Order In The Court

Judges Frustrate Gun Control Crowd
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New York clergymen aren’t allowed to carry licensed handguns in their own churches under the state’s new law.
So, they went to court and found a friendly federal judge.

The elections are over, but the dust certainly hasn’t settled on the legal battlefield where gun control has collided with the Second Amendment and the U.S. Supreme Court’s 6-3 ruling in New York State Rifle & Pistol Association v. Bruen.

As Insider reported last time, the Second Amendment Foundation went to bat for a couple of New York State clergymen — Bishop Larry A. Boyd of Buffalo and Rev. Dr. Jimmie Hardaway, Jr., of Niagara Falls — who have been fundamentally disarmed by the state’s new and hastily-manufactured concealed carry law which declared churches to be “sensitive places.”

When SAF and the California-based Firearms Policy Coalition, Inc. filed suit in federal court challenge back on Oct. 13, we noted it, as did the daily firearms news media, but it got very little notice outside of those circles. But then things began to happen.

Four days later, SAF et.al. filed what is called a memorandum in support of their earlier motion for a temporary restraining order against the state’s enforcement of the sensitive places designation for churches. That designation prohibited Bishop Boyd and Rev. Hardaway from packing hardware in their respective places of worship as a means of defending their congregations in the event some nut might try to commit a mass church shooting.

Two years ago, an armed citizen named Jack Wilson, a volunteer member of the security team at the West Freeway Church of Christ in White Settlement, Texas, fatally shot Keith Thomas Kinnunen after the latter opened fire, killing two people. The whole incident was live streamed as part of the service, and Wilson made an extraordinary shot across the church sanctuary, as detailed in a BBC report at the time.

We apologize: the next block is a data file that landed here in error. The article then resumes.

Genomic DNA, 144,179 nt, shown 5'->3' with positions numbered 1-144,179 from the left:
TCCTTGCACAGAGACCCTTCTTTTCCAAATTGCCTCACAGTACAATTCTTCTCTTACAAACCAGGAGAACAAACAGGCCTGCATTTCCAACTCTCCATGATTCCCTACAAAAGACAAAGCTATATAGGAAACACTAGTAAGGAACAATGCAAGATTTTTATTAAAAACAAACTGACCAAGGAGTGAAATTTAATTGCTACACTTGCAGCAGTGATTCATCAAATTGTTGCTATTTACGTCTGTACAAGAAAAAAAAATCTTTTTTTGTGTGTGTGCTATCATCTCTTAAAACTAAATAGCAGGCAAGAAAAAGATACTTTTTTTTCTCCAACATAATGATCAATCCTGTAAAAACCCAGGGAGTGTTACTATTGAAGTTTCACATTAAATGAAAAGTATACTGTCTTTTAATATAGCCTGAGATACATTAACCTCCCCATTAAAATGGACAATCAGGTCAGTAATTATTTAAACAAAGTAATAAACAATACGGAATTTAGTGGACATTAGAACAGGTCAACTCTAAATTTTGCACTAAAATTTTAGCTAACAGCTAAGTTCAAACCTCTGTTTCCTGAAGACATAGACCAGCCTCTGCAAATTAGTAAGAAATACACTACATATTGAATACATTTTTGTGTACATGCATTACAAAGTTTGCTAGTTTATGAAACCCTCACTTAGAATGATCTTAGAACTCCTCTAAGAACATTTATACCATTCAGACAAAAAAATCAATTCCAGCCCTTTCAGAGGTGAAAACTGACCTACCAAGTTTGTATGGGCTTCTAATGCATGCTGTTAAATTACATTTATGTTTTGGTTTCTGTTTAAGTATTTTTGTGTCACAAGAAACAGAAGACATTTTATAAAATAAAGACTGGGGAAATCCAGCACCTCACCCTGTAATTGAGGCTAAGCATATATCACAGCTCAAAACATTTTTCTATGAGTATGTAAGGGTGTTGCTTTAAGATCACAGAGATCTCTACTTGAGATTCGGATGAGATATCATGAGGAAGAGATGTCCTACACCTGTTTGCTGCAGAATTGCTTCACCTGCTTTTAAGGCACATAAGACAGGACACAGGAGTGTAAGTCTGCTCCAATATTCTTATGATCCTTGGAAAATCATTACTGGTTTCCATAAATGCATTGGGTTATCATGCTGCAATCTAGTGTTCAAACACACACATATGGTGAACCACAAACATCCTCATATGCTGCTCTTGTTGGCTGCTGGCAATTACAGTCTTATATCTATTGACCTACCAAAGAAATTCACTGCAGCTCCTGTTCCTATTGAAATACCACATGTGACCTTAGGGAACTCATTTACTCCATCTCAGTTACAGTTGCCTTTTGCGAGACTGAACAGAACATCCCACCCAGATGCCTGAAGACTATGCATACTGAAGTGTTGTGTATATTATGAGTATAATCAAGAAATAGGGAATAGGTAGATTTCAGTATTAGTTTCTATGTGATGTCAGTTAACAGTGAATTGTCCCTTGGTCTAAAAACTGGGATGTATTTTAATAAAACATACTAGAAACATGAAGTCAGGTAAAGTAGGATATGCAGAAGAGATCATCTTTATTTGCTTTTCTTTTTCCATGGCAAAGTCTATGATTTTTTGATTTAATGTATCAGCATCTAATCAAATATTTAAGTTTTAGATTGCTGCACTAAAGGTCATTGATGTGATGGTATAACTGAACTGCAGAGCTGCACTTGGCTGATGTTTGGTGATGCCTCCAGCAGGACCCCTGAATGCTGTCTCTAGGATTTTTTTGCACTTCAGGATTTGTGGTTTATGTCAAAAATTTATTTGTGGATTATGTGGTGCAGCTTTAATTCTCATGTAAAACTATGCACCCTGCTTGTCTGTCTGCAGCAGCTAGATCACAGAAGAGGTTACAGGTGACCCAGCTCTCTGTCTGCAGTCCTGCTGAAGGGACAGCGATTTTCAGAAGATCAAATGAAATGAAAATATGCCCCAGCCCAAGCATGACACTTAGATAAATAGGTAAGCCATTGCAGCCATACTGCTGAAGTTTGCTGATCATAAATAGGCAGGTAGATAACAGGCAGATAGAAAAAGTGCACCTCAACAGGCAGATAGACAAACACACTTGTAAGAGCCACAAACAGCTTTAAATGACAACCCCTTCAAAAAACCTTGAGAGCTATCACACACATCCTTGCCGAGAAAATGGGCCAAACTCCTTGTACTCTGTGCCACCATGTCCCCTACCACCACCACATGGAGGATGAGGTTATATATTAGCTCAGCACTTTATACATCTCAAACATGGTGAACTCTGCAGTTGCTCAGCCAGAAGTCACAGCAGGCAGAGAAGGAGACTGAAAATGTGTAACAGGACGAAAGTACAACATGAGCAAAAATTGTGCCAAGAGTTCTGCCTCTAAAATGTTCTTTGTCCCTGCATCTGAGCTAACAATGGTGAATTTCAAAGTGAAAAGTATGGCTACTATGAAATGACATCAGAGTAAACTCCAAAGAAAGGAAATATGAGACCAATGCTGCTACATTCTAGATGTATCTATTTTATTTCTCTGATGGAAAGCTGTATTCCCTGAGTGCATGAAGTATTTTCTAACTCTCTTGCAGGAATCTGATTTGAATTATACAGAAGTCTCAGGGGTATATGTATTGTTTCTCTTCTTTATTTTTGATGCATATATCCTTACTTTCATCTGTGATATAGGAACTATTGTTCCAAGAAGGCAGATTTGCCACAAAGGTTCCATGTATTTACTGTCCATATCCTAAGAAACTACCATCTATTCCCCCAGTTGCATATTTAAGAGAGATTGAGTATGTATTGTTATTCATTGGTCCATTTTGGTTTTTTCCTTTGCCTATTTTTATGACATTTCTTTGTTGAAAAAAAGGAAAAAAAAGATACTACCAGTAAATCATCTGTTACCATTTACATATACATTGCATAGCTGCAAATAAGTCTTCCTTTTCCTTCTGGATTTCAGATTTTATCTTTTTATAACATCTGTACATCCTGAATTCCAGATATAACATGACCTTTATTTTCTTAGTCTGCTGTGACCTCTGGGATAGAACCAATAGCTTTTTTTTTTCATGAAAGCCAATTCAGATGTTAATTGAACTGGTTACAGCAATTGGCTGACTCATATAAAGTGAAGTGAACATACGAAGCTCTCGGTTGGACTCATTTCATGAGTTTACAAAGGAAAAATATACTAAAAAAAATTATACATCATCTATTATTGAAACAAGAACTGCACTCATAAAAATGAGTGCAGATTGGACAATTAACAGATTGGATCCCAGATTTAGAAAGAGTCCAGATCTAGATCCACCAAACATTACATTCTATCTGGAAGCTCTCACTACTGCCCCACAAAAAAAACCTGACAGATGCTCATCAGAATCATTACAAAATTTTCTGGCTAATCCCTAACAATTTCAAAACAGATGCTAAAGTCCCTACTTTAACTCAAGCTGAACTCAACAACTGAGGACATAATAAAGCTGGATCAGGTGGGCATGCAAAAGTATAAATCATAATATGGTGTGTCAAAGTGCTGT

Back in New York, three days after the memorandum was filed, U.S. District Judge John L. Sinatra, Jr., granted the TRO. The swiftness of Sinatra’s smackdown caught SAF’s Alan Gottlieb — and everybody else — by surprise.

Gun rights guru Alan Gottlieb was surprised at the swiftness a federal judge
applied to grant a temporary restraining order against enforcement
of New York State’s new carry law that applies to churches as no-gun zones.

New York’s Bum Luck

If there is one thing anybody could say to a Democrat politician in Albany, N.Y. without fear of contradiction right now, it would have to be “It sucks to be you.”

They scrambled to write a more restrictive law for citizens seeking a concealed carry license in the Empire State, and early last month, a federal district judge named Glenn Suddaby struck down several “key elements” of the new law as unconstitutional, as reported by PBS.

Suddaby, a George W. Bush appointee (elections really do matter!) with a sharp pen, included this blistering remark in his ruling: “Simply stated, instead of moving toward becoming a shall-issue jurisdiction, New York State has further entrenched itself as a shall-not-issue jurisdiction. And, by doing so, it has further reduced a first-class constitutional right to bear arms in public for self defense … into a mere request,” the PBS report detailed.

It may not be so much a case of bad luck as it is of bad faith and bad politics. Generations of anti-gun politicians and administrations in Albany have made the current crop of lawmakers stubborn. They simply do not want to let go of the power to squelch, or at least discourage, New York residents from exercising their right to bear arms, according to various critics.

Pols in neighboring New Jersey, down in Maryland and out in California are watching this drama intently because, if the courts continue ruling in the spirit and according to the letter of the high court’s Bruen ruling of last June 23, their efforts will fail as well.